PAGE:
It makes your head spin! Two months ago, Gov. Jay Nixon vetoed a bill that would have provided some tax relief for all Missourians. Today he is calling for a gigantic tax cut — amounting to an estimated $150 million a year or $1.5 billion over the course of a decade — for one company.
The governor is hoping that would be enough to entice the Boeing Company to locate its 777X commercial airplane assembly plant in north St. Louis County.
In vetoing House Bill 253 earlier this year, Nixon went around the state arguing that cutting state income taxes for individuals and corporations would harm education and mental health. Where is the same concern today in offering a lavish gift to a single, deep-pocketed company?
If Boeing is short of the cash needed to build the new airliner, you wouldn’t know it from its generosity in compensating its top executives. In 2012 Boeing CEO Jim McNerney received $21.1 million in compensation — or 469 times the median family income in Missouri. J. Michael Luttig, the top lawyer at Boeing and a former federal judge, had $9.6 million in compensation in 2012 — or 214 times the median family income in Missouri. No doubt the Boeing general counsel is highly skilled in minimizing taxes (Boeing reportedly paid no federal taxes from 2008 to 2010) and maximizing tax rebates and other forms of corporate welfare.
How much should a state (and Missouri is just one of about a dozen states waving fistfuls of cash in trying to get Boeing’s attention) be willing to pay a company like Boeing to open a plant and create jobs?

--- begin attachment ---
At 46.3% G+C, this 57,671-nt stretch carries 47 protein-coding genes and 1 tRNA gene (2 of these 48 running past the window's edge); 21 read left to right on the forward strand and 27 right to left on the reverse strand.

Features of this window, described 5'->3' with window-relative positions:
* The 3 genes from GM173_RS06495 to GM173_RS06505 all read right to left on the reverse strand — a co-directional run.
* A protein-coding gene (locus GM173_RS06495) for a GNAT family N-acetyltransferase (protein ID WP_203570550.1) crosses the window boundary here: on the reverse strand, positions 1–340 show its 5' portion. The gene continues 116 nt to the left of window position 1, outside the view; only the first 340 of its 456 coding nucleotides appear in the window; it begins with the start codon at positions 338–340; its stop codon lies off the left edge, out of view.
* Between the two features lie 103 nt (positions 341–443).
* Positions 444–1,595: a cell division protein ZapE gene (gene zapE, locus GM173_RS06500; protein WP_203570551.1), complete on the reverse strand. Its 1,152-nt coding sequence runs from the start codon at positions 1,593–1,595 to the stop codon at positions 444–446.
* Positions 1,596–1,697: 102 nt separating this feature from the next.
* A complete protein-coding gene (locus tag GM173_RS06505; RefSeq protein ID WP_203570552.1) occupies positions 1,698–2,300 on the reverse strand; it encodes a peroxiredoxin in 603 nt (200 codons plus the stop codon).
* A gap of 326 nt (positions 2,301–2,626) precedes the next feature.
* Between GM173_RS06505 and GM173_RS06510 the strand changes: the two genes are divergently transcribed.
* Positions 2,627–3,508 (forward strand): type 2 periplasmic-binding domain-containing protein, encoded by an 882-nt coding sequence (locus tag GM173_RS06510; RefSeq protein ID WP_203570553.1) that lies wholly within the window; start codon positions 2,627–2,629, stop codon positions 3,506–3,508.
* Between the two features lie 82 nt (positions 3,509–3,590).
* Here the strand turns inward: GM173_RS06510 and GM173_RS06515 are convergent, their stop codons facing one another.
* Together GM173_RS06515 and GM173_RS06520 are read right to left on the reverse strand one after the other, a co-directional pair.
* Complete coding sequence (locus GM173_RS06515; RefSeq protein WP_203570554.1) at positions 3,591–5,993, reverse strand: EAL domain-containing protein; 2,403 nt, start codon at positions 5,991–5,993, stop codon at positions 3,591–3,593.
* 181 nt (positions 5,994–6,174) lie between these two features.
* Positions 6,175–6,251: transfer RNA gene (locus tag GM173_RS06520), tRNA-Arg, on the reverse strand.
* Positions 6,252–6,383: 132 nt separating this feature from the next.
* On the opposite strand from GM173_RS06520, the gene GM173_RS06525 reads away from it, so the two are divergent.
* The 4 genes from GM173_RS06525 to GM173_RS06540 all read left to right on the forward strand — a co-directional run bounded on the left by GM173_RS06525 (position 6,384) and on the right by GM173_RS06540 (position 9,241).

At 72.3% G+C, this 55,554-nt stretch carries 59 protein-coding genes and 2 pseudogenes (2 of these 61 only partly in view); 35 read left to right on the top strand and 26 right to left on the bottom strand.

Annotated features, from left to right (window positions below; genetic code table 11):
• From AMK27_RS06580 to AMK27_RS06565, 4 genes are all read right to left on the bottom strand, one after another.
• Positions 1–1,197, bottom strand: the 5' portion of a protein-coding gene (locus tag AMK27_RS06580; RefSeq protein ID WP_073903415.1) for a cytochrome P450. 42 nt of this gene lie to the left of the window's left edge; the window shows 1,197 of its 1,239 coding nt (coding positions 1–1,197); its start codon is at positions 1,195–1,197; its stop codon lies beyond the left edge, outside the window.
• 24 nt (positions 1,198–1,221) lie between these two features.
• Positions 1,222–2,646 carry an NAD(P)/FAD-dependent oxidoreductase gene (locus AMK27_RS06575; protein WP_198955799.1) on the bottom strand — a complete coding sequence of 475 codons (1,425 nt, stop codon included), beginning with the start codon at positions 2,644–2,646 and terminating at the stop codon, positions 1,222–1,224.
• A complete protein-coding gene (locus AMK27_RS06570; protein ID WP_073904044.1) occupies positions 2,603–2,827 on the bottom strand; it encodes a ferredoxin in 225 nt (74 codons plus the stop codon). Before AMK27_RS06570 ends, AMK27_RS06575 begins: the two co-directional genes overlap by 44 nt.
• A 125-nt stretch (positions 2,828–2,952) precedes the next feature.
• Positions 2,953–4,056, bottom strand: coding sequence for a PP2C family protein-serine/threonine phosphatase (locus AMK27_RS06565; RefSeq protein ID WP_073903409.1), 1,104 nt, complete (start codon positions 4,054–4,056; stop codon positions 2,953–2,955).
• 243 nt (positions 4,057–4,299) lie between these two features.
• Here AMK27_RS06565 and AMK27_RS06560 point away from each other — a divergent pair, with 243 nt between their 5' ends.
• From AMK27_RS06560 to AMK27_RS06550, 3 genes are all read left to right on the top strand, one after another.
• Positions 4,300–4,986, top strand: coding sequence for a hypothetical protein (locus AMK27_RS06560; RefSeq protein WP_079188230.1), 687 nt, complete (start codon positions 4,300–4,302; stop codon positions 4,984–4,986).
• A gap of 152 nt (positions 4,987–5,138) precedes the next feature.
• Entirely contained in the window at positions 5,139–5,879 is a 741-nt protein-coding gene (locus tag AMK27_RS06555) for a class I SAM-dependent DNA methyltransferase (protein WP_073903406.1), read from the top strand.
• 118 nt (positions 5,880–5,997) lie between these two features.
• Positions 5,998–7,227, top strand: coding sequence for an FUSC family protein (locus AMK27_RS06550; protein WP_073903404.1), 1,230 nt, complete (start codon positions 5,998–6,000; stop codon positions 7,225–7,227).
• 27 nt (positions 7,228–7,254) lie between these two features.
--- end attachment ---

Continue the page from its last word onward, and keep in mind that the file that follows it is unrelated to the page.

Nixon is urging Missouri lawmakers to adopt a special tax package that would pay Boeing up to $75,000 per job per year — based on annual subsidies of $150 million spread over a minimum requirement of 2,000 jobs. No doubt that will strike some observers as money well spent — given much higher subsidy costs in other areas, such as solar energy, where federal subsidies have exceeded $350,000 per job.
Nevertheless, there are good reasons for being strongly opposed to the Boeing package.
First, it is crony capitalism and a misuse of taxpayers’ money. It makes the same mistake that many cities and town have made in cutting deals for Walmart and other big-name retailers that are not available to smaller retailers in the same community. It unfairly and unwisely diverts scarce resources to businesses with the biggest and most powerful lobbying organizations.
Second, tax credits are not free money. Our state government is supposedly straining to meet its current commitments. Every dollar that is given away in tax credits is a dollar that the state government must replace with cuts in current programs, or — more likely — increased taxation.
And third, there is a better way to promote business and job growth. Instead of chasing after Boeing and other corporate behemoths with more hand-outs, Missouri lawmakers should do something truly innovative: They should lower taxes across the board for all Missourians. That way, growth can occur organically, and in ways that politicians and lawmakers cannot even begin to anticipate.
Mr. Wilson wrote this article in his position as a resident fellow and senior writer at the Show-Me Institute, a free-market think tank based in St. Louis.
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